He adds that practical reason is critical rather than speculative. I would also add that common sense, practical reason, and Reason with a capital “R” all work mainly by material inference, which is concerned with meaning and values from the ground up.

There is a syntactic ordering of reasons-for-acting as relative ends and means, but Ricoeur dislikes Aristotle’s talk of “practical syllogisms” as sharing the same formal structure with theoretical ones. I think Aristotle is right about the formal structure, but Aristotle would agree with Ricoeur that this much narrower kind of reasoning is very far from encompassing practical reason as a whole. Practical reason or wisdom in Aristotle crucially includes processes of judgment behind the formation of the propositions used in syllogisms (and canonical Aristotelian propositions codify material inferences).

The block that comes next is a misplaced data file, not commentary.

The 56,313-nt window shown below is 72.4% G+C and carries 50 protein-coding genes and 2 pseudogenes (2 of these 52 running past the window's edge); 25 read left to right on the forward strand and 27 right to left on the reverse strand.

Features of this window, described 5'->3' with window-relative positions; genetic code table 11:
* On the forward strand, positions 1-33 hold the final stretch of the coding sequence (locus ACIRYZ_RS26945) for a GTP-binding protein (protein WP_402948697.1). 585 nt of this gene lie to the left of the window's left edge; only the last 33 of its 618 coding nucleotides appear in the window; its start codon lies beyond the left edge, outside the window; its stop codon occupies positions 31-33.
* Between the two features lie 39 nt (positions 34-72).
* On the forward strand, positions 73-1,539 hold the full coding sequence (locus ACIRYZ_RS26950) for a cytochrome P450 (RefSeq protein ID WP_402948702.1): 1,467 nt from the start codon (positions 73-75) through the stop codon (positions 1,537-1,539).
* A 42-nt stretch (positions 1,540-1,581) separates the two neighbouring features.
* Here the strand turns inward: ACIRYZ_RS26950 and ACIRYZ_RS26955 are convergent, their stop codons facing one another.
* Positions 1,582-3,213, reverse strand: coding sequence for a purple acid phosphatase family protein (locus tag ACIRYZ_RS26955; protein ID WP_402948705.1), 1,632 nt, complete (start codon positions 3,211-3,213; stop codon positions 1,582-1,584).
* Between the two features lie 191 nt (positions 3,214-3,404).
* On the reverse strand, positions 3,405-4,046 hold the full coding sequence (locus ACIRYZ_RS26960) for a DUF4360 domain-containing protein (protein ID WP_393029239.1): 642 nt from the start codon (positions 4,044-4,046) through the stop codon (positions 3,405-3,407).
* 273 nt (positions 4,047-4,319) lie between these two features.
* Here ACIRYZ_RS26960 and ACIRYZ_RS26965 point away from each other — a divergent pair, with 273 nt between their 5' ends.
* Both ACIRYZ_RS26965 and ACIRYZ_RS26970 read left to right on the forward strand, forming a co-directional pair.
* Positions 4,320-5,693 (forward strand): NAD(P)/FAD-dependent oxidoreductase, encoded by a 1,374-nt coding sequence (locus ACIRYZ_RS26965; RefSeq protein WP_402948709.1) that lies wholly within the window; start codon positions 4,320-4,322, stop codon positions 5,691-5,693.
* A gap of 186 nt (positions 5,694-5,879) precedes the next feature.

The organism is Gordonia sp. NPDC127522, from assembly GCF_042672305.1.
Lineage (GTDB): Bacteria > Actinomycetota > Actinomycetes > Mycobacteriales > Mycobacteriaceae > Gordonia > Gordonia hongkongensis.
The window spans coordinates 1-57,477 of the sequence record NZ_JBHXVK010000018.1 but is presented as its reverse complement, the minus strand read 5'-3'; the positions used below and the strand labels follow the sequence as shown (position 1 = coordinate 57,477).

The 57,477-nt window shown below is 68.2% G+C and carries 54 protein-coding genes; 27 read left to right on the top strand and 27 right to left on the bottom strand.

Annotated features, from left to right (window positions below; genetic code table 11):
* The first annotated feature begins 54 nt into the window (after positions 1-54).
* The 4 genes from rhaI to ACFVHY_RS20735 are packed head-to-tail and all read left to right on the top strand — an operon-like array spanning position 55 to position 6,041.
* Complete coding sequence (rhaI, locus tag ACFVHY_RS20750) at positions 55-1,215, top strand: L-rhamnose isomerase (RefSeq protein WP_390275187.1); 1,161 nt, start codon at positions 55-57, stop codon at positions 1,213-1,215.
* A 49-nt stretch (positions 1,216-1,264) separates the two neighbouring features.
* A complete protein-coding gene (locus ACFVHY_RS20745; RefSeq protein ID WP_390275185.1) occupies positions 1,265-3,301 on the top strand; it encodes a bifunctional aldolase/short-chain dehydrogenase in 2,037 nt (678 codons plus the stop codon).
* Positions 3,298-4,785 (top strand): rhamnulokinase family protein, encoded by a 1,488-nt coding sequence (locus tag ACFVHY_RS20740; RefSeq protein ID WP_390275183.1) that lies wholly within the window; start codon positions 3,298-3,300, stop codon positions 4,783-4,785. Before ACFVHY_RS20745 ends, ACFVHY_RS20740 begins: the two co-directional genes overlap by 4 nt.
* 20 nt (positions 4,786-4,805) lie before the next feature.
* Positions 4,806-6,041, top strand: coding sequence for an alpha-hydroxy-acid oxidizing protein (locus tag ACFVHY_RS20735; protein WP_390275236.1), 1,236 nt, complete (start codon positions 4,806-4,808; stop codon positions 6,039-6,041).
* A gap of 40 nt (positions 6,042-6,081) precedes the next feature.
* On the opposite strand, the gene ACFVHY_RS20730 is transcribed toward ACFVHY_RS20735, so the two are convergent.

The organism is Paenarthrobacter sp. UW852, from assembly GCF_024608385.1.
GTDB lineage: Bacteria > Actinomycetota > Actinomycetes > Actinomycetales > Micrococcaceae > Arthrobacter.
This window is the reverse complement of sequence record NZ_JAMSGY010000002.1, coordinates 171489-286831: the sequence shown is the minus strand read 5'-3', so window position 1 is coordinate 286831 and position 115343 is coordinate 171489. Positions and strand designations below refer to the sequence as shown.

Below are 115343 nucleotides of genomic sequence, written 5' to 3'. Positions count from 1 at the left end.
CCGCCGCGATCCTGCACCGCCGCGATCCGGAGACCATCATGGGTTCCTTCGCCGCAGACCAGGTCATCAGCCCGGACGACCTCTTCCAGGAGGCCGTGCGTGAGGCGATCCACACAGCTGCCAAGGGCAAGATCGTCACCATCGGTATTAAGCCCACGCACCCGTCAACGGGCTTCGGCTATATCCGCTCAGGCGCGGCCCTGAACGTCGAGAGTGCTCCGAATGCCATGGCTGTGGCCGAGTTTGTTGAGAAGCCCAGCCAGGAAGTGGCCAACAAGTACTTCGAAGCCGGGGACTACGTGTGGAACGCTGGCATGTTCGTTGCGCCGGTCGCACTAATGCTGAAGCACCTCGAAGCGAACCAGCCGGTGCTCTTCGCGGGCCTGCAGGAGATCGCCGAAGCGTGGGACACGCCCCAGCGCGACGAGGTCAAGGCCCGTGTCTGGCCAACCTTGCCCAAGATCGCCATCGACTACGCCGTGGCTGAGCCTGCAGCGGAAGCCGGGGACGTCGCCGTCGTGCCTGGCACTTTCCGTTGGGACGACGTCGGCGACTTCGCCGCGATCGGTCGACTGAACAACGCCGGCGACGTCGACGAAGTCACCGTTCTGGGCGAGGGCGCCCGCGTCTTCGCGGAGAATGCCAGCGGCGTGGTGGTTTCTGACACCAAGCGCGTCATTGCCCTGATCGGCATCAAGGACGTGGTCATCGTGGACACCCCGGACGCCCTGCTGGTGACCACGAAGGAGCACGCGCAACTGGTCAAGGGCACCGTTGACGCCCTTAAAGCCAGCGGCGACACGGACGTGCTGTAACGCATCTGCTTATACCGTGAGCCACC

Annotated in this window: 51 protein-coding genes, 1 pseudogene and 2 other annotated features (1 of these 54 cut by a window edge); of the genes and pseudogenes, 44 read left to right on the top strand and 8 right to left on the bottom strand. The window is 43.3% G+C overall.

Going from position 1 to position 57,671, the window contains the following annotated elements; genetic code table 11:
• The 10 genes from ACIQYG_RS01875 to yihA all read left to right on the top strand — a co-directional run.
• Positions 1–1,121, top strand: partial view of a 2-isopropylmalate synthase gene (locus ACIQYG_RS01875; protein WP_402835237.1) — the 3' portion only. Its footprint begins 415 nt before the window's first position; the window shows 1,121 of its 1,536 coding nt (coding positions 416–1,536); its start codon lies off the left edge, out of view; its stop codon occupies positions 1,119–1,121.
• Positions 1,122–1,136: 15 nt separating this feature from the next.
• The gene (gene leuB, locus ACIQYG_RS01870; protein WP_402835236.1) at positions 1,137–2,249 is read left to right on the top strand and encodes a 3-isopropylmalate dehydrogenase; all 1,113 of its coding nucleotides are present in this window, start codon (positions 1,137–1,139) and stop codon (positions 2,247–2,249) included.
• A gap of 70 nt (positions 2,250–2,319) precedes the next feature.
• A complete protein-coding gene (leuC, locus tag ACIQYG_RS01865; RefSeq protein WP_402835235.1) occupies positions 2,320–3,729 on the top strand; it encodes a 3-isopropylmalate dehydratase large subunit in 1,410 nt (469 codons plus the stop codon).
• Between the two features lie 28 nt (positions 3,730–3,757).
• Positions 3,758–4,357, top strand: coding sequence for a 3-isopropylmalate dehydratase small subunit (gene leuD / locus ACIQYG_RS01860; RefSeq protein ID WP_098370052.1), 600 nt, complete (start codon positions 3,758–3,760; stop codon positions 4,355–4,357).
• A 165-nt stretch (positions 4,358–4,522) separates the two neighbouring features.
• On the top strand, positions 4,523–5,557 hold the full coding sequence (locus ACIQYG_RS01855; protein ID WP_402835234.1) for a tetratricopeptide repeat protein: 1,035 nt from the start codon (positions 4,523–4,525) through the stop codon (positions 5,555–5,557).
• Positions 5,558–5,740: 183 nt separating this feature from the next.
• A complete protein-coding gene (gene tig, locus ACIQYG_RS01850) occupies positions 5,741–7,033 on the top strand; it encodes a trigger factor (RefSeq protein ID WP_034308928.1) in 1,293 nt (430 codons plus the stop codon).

Ricoeur emphasizes that practical reason involves interpretation, normativity, and resolution of “opposing normative claims” (p. 195). He commends Aristotle’s definition of virtue for joining together psychological, logical, normative, and personal components. Aristotelian practical wisdom “joins together a true calculus and an upright desire under a principle — a logos — that, in its turn, always includes personal initiative and discernment” (p. 197). There is an “epistemological break between practical reasoning and practical reason” (p. 198).